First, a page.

A Finance Lease or Capital Lease is often incorrectly disclosed and treated in the financial statements. This tutorial will focus on how to practically incorporate the principles of accounting for finance leases in the financial statement of the lessee.
As covered recently in our ‘Path of Lease Resistance’ post, the International Accounting Standards Board (IASB) and Financial Accounting Standards Board (FASB) of the United States recently published for public comment a proposal to change the way that leases are accounted for. Under the proposal, a ‘right-of-use’ approach will be adopted for lease accounting.
In over 100 countries that govern accounting using International Financial Reporting Standards, the controlling standard is IAS 17 “Leases”. Based on IAS 17, the following principles should be applied in the financial statements of lessees
- IAS 17.20
At commencement of the lease term, finance leases should be recorded as an asset and a liability at the fair value of the asset and the present value of the minimum lease payments.
- IAS 17.25
Finance lease payments should be apportioned between the finance charge and the reduction of the outstanding liability (the finance charge to be allocated so as to produce a constant periodic rate of interest on the remaining balance of the liability).
- IAS 17.27
The depreciation policy for assets held under finance leases should be consistent with that for owned assets. If there is no reasonable certainty that the lessee will obtain ownership at the end of the lease – the asset should be depreciated over the shorter of the lease term or the life of the asset.
To see how these changes may impact your project or company, this tutorial will show you how to incorporate the above principles into your financial model. Download our Excel workbook and read this tutorial for a step-by-step approach on this topic.
Most leases will be recognised as assets and liabilities on the balance sheet, which is similar to the present treatment of finance leases or capital leases.
The assumption page
The first step in financial modelling is to build a user-friendly and flexible input section. Refer to Screenshot 1 for the layout of assumptions for the finance lease used in our sample worksheet.
- Lease commences in 31-Dec-10
- Fair value of the leased asset is USD 250 million
- Lease term is 10 years
- The implied lease rate for the purpose of calculating the finance charge is 12.50% p.a.
- In addition to the lease payments, there are executory costs, i.e. rates and maintenance to be paid by the lessee during the lease term
- The leased asset is depreciated using the Straight Line method in line with the depreciation policy of the company. The asset life is assumed to be similar to the lease term, i.e. 10 years
Screenshot 1: Assumptions for Finance Lease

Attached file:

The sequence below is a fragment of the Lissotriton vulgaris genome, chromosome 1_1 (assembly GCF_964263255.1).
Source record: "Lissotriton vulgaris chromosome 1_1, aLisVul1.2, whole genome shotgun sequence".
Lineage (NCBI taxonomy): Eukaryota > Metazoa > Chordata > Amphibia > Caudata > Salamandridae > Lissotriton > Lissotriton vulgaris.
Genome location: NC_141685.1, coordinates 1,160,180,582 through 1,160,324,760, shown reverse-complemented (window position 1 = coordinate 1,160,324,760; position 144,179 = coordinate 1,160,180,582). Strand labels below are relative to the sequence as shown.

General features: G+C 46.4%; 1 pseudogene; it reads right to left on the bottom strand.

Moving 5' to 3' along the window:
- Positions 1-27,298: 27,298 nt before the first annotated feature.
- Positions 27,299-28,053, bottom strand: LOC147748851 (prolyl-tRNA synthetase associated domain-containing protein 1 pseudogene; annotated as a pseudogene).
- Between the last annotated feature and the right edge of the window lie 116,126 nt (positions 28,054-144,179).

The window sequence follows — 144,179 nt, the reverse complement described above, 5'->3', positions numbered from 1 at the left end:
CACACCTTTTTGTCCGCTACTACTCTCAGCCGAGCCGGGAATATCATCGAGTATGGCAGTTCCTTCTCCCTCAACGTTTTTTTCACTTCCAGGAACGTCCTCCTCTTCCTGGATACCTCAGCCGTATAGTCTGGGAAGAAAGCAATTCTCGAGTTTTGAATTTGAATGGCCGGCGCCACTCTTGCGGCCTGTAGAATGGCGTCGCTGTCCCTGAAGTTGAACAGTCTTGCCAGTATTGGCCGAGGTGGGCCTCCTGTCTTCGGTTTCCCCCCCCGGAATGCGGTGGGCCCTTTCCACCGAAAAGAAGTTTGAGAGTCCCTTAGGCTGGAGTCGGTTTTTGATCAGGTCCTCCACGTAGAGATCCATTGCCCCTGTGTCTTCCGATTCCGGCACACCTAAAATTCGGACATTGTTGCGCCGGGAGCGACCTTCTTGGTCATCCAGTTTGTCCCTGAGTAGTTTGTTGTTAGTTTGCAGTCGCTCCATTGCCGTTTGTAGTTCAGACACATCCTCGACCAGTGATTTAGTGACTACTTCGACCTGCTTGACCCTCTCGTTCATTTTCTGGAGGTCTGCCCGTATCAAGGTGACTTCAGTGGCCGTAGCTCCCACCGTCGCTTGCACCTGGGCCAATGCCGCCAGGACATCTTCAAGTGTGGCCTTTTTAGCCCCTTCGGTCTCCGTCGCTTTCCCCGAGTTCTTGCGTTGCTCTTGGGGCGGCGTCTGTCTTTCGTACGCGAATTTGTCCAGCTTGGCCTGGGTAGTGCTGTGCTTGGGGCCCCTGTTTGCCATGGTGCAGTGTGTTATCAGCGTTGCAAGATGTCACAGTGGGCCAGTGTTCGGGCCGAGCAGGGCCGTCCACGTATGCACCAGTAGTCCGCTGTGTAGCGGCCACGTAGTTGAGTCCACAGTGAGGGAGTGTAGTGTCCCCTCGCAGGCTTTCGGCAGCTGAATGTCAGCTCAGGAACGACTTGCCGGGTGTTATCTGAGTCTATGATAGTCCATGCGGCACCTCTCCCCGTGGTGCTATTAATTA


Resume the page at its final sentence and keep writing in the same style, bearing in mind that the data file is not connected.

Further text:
Finance Lease calculation
Calculate finance lease payments
As indicated earlier, finance lease payments should be apportioned between the finance charge (interest portion) and the reduction of the outstanding liability (principal portion). The interest portion will be expensed while the principal portion will reduce the lease obligation in the balance sheet over the lease term.
Finance lease payments can be calculated in a similar way to an annuity (credit foncier) repayment of your debt facility. Refer to Screenshot 2 for lease payment calculation in this example.
Screenshot 2: Calculate Finance Lease payments
Calculate the executory expenses
The calculation of these costs is relatively simple and is treated in a similar manner to the operating costs. Refer to Screenshot 3.
Screenshot 3: Calculate the executory expenses
Calculate the depreciation
To calculate depreciation, refer to our previous tutorial ‘Straight line depreciation with reverse ticker’.
Learn how to build a full set of integrated financial statements, and how to balance and check the balance sheet in the Project Finance Modelling B course.
Accounting and the Financial Statement
The journal entries for finance lease are depicted below
To record the leased asset and leased liability at the inception of the lease term
Dr Leased Asset
Cr Leased Liability
To record the lease depreciation charge at the end of each period during the life of asset
Dr Depreciation Charge
Cr Accumulated Depreciation
To record the finance lease payments during the lease term
Dr Leased Liability
Dr Interest Expense
To record the executory expenses during the lease term
Dr Executory Expenses
How will the financial statements look after incorporating the above journal entries? The screenshots below show extracts of the financial statements, highlighting the journal entries of the finance leases for the Balance Sheet, Profit and Loss and Cashflow Waterfall.
Screenshot 4: Balance Sheet
Screenshot 5: Profit & Loss
Screenshot 6: Cashflow Waterfall